Earlier Wednesday, I listened to a Wells Fargo analyst on CNBC discuss what he sees as the end in Gold's (NYSEARCA:GLD) bull run and the potential for a 300 point decline in the precious metal. His rationale for such is that gold is trading within a commodity bear super cycle (which typically last 20-25 years). He believes this super cycle began in 2011. Below is a 100-year chart of gold adjusted for inflation, which illustrates a double-topping pattern in gold, which is typically considered a bearish omen.
As an analyst, and someone who relies mostly upon technical analysis as a decision support tool for entry, exit, and risk management of positions, I fully embrace the concept of cycles. However, as an economic historian and someone who does not discount the fundamentals, I do take issue with this thesis which is primarily predicated on the notion that human behavioral patterns are repetitive simply "because they are". Like most technical analysts, I do believe that price charts reflect the collective consciousness and sentiment of market participants, but I think it is also important to ask under what conditions are they exhibiting such behavior.
To illustrate my point, I have included a historical chart comparing the movement of gold to the 10-Year Treasury Constant Maturity Rate. In the example below, although the price of gold is not adjusted for inflation, its purpose is to illustrate a peak in price relative to the interest rate environment. At the time gold peaked, the economic condition was one of rampant inflation and interest rates were raised to historically high levels to combat it, which anyone who is a student of the markets will acknowledge had the intended effect of lowering inflation and the price of gold too.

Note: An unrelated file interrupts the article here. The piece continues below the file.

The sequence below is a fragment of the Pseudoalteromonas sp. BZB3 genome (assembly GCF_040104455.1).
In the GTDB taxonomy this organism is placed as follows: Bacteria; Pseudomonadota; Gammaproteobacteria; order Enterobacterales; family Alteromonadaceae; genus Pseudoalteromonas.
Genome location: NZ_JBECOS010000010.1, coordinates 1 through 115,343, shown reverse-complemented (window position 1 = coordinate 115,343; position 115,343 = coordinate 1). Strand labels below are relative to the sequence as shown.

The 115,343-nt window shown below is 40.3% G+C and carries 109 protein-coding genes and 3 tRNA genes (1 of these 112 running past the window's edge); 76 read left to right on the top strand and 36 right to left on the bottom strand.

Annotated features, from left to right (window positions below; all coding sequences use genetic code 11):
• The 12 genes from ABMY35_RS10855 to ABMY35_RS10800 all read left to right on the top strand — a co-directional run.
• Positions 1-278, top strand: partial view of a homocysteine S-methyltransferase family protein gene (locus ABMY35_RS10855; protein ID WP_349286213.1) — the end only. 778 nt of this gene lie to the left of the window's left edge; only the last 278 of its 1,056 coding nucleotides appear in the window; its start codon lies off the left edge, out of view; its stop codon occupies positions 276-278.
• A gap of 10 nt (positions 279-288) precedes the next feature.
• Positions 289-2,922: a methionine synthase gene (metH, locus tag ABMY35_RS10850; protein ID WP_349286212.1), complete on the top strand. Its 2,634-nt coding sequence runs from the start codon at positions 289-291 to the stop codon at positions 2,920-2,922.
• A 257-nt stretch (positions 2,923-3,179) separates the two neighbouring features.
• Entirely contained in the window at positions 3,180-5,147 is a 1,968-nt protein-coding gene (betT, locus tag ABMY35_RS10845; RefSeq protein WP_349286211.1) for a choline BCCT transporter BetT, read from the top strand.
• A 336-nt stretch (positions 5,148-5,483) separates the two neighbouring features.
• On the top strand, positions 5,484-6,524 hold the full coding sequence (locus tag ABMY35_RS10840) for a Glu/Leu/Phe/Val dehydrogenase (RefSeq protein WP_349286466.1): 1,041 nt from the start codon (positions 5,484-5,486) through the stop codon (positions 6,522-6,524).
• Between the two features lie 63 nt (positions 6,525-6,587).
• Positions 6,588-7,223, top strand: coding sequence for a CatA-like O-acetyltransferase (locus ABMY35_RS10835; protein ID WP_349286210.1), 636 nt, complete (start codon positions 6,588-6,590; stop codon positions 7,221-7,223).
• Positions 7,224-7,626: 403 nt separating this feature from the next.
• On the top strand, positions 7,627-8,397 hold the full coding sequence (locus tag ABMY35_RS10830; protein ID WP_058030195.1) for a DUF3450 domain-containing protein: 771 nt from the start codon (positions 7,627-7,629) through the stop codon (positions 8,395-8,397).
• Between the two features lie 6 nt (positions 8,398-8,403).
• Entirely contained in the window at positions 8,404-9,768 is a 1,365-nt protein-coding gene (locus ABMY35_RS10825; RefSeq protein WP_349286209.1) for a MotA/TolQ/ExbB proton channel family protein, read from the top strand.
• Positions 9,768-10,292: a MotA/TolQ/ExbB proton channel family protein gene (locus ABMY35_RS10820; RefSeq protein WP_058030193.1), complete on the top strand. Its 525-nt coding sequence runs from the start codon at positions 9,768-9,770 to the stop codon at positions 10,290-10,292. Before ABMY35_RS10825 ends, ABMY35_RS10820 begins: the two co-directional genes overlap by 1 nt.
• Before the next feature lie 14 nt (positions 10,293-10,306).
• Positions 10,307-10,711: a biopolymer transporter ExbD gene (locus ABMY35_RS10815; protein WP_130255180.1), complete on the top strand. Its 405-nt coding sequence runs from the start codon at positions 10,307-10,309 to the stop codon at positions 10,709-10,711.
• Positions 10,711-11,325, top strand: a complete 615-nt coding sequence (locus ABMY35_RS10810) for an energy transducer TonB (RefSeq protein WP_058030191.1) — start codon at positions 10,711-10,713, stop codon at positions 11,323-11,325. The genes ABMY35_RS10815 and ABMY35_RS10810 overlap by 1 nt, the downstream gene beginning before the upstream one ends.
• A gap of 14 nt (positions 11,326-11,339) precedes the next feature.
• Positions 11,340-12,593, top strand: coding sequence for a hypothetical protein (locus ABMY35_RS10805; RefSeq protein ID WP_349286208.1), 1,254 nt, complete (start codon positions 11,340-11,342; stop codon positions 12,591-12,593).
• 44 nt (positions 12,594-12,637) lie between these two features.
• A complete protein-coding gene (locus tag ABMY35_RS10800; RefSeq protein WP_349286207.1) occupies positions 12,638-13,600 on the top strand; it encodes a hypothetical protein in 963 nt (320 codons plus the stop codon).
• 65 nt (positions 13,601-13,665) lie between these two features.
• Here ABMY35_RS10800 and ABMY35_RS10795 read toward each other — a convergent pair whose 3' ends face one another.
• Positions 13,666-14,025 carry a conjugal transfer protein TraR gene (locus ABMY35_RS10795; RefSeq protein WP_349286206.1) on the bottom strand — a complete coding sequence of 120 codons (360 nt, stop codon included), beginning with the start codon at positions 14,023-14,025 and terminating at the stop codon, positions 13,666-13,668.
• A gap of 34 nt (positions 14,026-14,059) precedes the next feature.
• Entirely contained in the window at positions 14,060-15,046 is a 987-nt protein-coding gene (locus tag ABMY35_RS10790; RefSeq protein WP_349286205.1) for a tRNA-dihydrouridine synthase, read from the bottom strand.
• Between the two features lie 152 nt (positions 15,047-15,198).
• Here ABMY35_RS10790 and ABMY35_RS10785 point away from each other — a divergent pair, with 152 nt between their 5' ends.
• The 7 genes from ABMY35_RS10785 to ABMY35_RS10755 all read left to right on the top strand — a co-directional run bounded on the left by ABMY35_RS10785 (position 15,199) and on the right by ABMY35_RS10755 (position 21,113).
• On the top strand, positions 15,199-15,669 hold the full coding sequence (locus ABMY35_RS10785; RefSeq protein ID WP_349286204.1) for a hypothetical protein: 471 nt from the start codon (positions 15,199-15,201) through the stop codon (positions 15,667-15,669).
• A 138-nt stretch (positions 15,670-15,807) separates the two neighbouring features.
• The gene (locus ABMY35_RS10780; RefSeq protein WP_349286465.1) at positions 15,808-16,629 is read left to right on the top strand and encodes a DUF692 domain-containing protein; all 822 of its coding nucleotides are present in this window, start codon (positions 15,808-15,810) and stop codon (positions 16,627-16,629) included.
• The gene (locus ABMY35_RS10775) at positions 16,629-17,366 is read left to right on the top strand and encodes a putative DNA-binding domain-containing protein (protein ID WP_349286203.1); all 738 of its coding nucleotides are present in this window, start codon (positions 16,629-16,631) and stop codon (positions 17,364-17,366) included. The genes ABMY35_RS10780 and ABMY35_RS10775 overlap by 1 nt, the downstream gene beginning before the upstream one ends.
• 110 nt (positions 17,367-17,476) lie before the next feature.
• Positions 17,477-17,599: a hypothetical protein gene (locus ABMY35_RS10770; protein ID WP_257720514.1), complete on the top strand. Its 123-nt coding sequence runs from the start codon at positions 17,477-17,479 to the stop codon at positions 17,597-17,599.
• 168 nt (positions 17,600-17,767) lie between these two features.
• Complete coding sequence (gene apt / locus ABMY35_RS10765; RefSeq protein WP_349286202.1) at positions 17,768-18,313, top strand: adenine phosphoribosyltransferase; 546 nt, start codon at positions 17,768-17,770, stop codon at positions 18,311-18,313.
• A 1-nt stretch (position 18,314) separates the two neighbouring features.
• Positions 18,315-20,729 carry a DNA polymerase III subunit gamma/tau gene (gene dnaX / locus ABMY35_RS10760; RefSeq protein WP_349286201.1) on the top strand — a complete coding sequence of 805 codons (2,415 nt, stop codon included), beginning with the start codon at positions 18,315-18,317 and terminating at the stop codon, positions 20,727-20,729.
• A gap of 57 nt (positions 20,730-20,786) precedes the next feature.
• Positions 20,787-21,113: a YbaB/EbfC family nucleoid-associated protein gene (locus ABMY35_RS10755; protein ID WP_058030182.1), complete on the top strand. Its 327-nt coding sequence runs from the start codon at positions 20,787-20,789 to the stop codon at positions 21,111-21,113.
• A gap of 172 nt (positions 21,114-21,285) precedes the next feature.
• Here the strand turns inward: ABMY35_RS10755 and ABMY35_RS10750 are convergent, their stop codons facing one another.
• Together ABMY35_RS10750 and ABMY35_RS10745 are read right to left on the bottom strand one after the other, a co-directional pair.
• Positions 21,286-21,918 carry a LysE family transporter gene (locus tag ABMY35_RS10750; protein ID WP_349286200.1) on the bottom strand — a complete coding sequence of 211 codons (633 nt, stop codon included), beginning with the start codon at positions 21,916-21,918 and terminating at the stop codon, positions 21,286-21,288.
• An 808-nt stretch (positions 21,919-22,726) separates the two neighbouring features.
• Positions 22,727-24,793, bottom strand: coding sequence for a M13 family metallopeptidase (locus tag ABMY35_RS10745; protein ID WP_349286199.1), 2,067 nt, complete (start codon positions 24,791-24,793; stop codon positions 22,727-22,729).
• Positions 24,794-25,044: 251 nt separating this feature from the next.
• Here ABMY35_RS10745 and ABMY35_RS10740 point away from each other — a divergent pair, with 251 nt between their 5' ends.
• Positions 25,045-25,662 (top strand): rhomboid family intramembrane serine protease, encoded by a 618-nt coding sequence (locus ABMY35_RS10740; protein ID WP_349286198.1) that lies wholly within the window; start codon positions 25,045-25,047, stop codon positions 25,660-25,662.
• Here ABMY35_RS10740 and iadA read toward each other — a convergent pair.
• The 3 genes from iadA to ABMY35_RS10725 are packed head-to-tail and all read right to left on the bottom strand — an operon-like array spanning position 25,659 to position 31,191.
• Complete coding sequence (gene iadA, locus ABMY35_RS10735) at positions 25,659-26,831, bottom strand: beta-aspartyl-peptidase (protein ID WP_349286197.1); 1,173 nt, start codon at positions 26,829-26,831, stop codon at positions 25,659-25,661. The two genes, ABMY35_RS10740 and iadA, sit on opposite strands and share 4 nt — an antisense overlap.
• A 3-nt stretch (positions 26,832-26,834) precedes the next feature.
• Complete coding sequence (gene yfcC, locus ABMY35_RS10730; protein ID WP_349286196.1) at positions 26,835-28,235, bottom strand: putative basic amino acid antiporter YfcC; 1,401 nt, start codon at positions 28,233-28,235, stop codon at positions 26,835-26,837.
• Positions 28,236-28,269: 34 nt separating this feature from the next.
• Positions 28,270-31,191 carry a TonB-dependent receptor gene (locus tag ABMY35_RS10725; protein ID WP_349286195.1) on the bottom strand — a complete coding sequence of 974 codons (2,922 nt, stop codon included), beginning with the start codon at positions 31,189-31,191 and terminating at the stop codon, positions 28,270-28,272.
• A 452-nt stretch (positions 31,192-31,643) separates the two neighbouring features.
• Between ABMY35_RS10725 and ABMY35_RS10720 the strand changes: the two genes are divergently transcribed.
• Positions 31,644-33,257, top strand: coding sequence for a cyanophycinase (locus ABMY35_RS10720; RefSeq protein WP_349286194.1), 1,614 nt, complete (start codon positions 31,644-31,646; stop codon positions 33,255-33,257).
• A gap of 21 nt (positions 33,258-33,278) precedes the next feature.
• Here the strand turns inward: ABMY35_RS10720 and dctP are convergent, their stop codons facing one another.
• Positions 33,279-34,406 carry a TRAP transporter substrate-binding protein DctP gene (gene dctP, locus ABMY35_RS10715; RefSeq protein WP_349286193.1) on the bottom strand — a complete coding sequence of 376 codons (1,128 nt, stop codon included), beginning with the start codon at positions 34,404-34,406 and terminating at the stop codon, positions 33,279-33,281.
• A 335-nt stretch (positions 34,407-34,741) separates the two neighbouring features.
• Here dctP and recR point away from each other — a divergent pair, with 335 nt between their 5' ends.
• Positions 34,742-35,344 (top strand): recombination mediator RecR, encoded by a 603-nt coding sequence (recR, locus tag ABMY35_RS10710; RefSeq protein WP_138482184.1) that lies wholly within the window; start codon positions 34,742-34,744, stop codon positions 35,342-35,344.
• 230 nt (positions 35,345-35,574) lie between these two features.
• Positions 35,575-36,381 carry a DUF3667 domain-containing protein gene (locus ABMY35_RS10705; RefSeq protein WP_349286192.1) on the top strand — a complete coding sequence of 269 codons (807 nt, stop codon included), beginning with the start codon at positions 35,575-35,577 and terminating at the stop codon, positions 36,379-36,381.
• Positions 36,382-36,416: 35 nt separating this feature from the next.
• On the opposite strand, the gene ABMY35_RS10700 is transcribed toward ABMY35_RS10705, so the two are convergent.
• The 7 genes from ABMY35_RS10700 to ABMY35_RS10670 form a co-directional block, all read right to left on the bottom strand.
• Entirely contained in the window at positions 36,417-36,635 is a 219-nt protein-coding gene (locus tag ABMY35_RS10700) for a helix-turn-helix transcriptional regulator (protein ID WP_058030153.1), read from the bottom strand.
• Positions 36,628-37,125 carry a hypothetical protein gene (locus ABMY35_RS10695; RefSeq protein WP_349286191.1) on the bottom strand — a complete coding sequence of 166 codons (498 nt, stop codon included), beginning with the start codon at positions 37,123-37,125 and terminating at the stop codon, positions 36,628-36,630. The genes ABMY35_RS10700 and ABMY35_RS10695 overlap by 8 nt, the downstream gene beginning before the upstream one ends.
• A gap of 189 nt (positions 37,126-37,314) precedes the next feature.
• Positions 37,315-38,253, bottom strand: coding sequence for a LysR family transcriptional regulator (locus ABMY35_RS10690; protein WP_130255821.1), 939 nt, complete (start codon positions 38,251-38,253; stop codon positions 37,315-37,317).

In contrast to today's economic environment, inflation is not yet a problem, but instead deflation. With some $10 trillion in sovereign debt yielding negative rate returns, the US Federal Reserve will most likely defer any interest rate hikes until next year as its monetary policy must balance global economic risks stemming from China, Japan, Europe and Great Britain versus any upside or downside economic data dependent surprises. Under such conditions, gold has not only provided a safe haven, but also a competitive alternative to paper assets, e.g. bonds, which offer negative to almost zero level yields. Simply put, this time it really is different. We are in a post-recession environment with massive amounts of QE sloshing around in bubble-mania.
Not that markets are always rational, but a strong dollar and a strong bond market cannot co-exist over a long term period. Eventually, one must yield (no pun intended) to the other and I think gold and bonds are suggesting such. Currently, there is a bullish retracement occurring in gold of which it has only completed almost 38.2%. A 50% retracement could send gold even higher to $1500 (for the sake of rounding numbers), while a full 61.8% Fibonacci move takes us almost to $1600. Gold bears should "bear" in mind that I am not throwing these numbers out simply because of chart patterns dictating such, but because the underlying economic conditions and trends of global central bank policies enable such and therein lies the difference.
Disclosure: I/we have no positions in any stocks mentioned, but may initiate a long position in GLD, GDX OR GDXJ over the next 72 hours.
I wrote this article myself, and it expresses my own opinions. I am not receiving compensation for it (other than from Seeking Alpha). I have no business relationship with any company whose stock is mentioned in this article.